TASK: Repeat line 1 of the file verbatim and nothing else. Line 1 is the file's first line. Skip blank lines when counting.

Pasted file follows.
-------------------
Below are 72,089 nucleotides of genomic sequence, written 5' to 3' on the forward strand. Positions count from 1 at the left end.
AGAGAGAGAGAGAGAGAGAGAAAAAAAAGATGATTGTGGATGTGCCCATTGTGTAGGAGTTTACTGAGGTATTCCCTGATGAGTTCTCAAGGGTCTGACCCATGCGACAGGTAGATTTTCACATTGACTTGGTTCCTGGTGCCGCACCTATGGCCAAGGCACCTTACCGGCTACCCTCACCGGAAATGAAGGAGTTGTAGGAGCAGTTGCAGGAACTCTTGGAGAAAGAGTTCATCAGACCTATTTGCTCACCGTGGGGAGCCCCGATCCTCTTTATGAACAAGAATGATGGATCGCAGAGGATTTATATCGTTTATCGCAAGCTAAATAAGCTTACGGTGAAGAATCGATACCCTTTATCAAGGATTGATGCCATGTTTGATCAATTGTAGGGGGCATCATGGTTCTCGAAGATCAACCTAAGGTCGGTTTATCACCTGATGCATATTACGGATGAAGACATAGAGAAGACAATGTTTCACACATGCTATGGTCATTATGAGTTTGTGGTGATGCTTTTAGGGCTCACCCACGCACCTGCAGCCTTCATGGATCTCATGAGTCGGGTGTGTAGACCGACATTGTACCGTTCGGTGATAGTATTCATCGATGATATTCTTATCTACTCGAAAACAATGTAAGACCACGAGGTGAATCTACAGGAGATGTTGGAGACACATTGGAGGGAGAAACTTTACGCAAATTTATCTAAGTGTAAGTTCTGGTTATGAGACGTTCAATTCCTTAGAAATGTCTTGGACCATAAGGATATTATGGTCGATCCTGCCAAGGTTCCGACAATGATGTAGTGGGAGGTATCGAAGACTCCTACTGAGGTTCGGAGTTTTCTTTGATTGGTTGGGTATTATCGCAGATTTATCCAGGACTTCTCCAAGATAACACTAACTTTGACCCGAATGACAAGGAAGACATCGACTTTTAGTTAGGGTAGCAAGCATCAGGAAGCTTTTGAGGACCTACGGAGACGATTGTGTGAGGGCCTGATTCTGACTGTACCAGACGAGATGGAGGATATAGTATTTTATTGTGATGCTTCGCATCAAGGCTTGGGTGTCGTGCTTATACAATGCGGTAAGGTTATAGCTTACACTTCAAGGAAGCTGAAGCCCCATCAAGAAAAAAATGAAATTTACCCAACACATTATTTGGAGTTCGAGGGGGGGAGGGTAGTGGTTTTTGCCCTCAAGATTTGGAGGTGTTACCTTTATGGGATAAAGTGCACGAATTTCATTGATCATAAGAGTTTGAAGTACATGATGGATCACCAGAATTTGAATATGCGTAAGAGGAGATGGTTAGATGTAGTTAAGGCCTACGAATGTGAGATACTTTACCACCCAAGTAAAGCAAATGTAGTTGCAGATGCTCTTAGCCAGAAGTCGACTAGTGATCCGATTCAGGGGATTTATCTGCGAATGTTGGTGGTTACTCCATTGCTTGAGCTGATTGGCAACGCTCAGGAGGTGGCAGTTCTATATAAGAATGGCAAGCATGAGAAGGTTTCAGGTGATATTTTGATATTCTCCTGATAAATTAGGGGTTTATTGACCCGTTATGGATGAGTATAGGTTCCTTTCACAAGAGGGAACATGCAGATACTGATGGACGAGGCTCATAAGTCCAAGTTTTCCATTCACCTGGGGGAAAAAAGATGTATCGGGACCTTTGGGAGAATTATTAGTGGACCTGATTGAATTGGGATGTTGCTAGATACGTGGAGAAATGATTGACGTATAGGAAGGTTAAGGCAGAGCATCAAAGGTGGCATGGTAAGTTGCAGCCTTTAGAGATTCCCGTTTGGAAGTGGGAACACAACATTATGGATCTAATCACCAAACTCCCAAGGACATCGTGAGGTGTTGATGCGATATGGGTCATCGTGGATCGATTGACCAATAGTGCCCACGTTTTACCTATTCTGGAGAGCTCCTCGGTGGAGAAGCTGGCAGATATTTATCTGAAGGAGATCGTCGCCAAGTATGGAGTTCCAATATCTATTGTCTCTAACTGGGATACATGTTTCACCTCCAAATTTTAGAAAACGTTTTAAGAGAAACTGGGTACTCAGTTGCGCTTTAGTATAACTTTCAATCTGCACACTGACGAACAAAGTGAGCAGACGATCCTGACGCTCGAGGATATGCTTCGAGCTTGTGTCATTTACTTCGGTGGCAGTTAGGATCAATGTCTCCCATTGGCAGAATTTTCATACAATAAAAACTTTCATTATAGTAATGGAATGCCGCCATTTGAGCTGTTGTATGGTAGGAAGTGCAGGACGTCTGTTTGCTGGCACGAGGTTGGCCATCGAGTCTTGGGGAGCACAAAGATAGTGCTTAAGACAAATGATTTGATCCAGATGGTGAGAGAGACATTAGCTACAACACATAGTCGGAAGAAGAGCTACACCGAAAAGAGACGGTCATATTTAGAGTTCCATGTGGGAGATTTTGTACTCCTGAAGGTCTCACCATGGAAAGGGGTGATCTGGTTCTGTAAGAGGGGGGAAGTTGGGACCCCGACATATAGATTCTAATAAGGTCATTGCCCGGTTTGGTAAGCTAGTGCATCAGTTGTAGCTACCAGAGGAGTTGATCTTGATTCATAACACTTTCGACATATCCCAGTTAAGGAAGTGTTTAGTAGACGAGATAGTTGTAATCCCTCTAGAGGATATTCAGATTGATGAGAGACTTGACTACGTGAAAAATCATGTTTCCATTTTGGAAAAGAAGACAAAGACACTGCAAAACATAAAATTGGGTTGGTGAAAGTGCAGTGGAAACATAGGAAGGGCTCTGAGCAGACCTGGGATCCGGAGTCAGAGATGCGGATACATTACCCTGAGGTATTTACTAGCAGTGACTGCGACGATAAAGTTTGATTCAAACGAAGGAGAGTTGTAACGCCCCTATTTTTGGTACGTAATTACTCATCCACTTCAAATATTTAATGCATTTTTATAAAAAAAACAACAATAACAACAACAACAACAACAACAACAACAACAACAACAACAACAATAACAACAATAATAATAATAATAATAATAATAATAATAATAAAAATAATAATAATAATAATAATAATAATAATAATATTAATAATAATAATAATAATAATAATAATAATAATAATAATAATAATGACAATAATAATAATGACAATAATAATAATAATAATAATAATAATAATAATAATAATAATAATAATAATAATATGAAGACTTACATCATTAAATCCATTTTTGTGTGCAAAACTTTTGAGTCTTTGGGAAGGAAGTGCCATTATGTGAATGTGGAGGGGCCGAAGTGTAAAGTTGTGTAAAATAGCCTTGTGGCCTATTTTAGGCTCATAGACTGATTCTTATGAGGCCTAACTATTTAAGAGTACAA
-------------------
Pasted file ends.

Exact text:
Below are 72,089 nucleotides of genomic sequence, written 5' to 3' on the forward strand. Positions count from 1 at the left end.